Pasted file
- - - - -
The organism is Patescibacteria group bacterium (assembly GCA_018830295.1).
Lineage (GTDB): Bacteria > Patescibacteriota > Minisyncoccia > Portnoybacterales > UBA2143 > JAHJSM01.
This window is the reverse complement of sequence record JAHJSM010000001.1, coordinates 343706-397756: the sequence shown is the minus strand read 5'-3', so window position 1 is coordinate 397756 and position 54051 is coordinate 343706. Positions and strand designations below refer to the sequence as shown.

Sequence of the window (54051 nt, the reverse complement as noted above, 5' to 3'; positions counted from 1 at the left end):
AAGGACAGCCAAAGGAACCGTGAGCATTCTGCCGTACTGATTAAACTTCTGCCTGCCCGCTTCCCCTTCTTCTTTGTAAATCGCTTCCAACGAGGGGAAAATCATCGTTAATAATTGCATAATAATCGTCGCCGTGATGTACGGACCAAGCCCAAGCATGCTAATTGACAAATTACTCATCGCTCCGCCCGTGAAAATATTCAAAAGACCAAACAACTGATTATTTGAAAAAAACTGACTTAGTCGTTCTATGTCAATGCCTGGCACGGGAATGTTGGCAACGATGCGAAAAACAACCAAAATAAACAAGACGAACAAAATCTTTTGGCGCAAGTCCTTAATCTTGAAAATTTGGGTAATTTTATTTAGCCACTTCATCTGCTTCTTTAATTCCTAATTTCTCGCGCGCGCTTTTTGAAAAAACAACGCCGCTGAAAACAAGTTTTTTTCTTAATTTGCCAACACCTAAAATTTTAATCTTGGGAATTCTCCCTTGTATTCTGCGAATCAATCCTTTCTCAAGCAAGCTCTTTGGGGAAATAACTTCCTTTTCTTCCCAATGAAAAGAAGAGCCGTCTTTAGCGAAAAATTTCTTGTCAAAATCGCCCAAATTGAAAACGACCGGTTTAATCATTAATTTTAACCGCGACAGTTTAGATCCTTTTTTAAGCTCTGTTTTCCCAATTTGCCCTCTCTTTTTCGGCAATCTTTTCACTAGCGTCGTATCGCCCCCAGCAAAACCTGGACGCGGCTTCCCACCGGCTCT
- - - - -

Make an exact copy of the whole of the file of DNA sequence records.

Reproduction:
The organism is Patescibacteria group bacterium (assembly GCA_018830295.1).
Lineage (GTDB): Bacteria > Patescibacteriota > Minisyncoccia > Portnoybacterales > UBA2143 > JAHJSM01.
This window is the reverse complement of sequence record JAHJSM010000001.1, coordinates 343706-397756: the sequence shown is the minus strand read 5'-3', so window position 1 is coordinate 397756 and position 54051 is coordinate 343706. Positions and strand designations below refer to the sequence as shown.

Sequence of the window (54051 nt, the reverse complement as noted above, 5' to 3'; positions counted from 1 at the left end):
AAGGACAGCCAAAGGAACCGTGAGCATTCTGCCGTACTGATTAAACTTCTGCCTGCCCGCTTCCCCTTCTTCTTTGTAAATCGCTTCCAACGAGGGGAAAATCATCGTTAATAATTGCATAATAATCGTCGCCGTGATGTACGGACCAAGCCCAAGCATGCTAATTGACAAATTACTCATCGCTCCGCCCGTGAAAATATTCAAAAGACCAAACAACTGATTATTTGAAAAAAACTGACTTAGTCGTTCTATGTCAATGCCTGGCACGGGAATGTTGGCAACGATGCGAAAAACAACCAAAATAAACAAGACGAACAAAATCTTTTGGCGCAAGTCCTTAATCTTGAAAATTTGGGTAATTTTATTTAGCCACTTCATCTGCTTCTTTAATTCCTAATTTCTCGCGCGCGCTTTTTGAAAAAACAACGCCGCTGAAAACAAGTTTTTTTCTTAATTTGCCAACACCTAAAATTTTAATCTTGGGAATTCTCCCTTGTATTCTGCGAATCAATCCTTTCTCAAGCAAGCTCTTTGGGGAAATAACTTCCTTTTCTTCCCAATGAAAAGAAGAGCCGTCTTTAGCGAAAAATTTCTTGTCAAAATCGCCCAAATTGAAAACGACCGGTTTAATCATTAATTTTAACCGCGACAGTTTAGATCCTTTTTTAAGCTCTGTTTTCCCAATTTGCCCTCTCTTTTTCGGCAATCTTTTCACTAGCGTCGTATCGCCCCCAGCAAAACCTGGACGCGGCTTCCCACCGGCTCT